Rob Bradford joined WEEI.com after serving as a Red Sox beat writer for the Boston Herald and the Eagle-Tribune (Lawrence, Mass.). Prior to manning the Red Sox beat, he spent several years at the Lowell Sun. He has written two books: “Chasing Steinbrenner,” following the front offices of the Red Sox and Toronto Blue Jays through the 2003 season, and “Deep Drive: A Long Journey to Discovering the Champion Within,” which he co-authored with Red Sox third baseman Mike Lowell.
You can follow Rob on Twitter at @bradfo.
Baseball Analytics: You are well known for your indepth analysis of the Boston Red Sox and you've seen the highs and the lows over the last ten years. What are your thoughts on their moves this off season and the direction of the team in 2013?
Rob Bradford: I think the success and failure of the Red Sox for the coming season will depend more on their preexisting core players performing at their highest levels than if the offseason acquisitions can live up to their salaries. The plan is seemingly to be better across the board, spreading out the money (as seven players averaging $9.5 million in '13 -- fourth-most in the majors -- would suggest). But while each acquisition has targeted specific needs, the biggest need for this team is for Lester, Buchholz, Ellsbury, Ortiz, Middlebrooks and Pedroia to stay on the field and be the 'best team ever' type of core they thought they had. I've said this before, but one of the biggest failings for last season's team was the fact that -- due to injury and under-performance -- an argument could be made that not one of the top 10 paid players on the Red Sox lived up to expectations, where all but one or two of the Yankees top 10 contributed in significant ways.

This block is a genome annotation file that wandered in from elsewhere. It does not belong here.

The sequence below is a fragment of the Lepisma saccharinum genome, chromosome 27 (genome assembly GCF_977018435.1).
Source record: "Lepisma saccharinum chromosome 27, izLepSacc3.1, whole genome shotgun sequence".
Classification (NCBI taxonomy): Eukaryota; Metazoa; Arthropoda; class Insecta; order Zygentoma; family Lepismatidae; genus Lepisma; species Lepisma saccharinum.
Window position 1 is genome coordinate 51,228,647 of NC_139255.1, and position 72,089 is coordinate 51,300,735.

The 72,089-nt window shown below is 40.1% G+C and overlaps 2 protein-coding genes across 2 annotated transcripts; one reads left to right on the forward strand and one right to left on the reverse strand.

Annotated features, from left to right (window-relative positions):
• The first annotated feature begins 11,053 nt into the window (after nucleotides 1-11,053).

Baseball Analytics: There appear to besome very interesting story lines in the American League East this year. What stories fascinate you the most?
Rob Bradford: The Blue Jays are fascinating to me. I think the initial reaction in these parts was to discount the Dickey move because of the knuckleball and National League factors. But it is very difficult to see him falling off so much that he doesn't represent a significant factor in the American League East. When you don't have to rely on your Opening Day starter of the year before (Ricky Romero) in any sort of role other than No. 5 starter entering the season, that suggests tremendous potential in spots 1-4 (whether it's with Buerhle's innings, or Johnson/Morrow glimpses of excellence). Other stories in division that are of interest: 1. Rays filling in for Shields' innings; 2. Can Orioles live with a No. 2 starter pitching just 130-something innings while leaning on the bullpen -- a model I can't see repeating; 3. Can Hughes/Nova emerge to take pressure off Sabathia/Kuroda; 4. Contract years of Youkilis and Cano.
Baseball Analytics: Outside the city of Boston, what sports media personality do you most admire and why?
Rob Bradford: I have to go with Ken Rosenthal of FoxSports.com and Buster Olney of ESPN.com. I just really admire the way they go about their business and the respect they've garnered from the world of baseball. And I know you said outside of Boston, but there is really nobody I respect more in the baseball-writing business than my colleague at WEEI.com, Alex Speier. It's a fascinating (albeit exhausting) time to be in this business, and it gets legitimately more intriguing every single year. There's so much you can do and so much that needs to be done on a minute-by-minute basis. (Thanks a lot, Twitter!)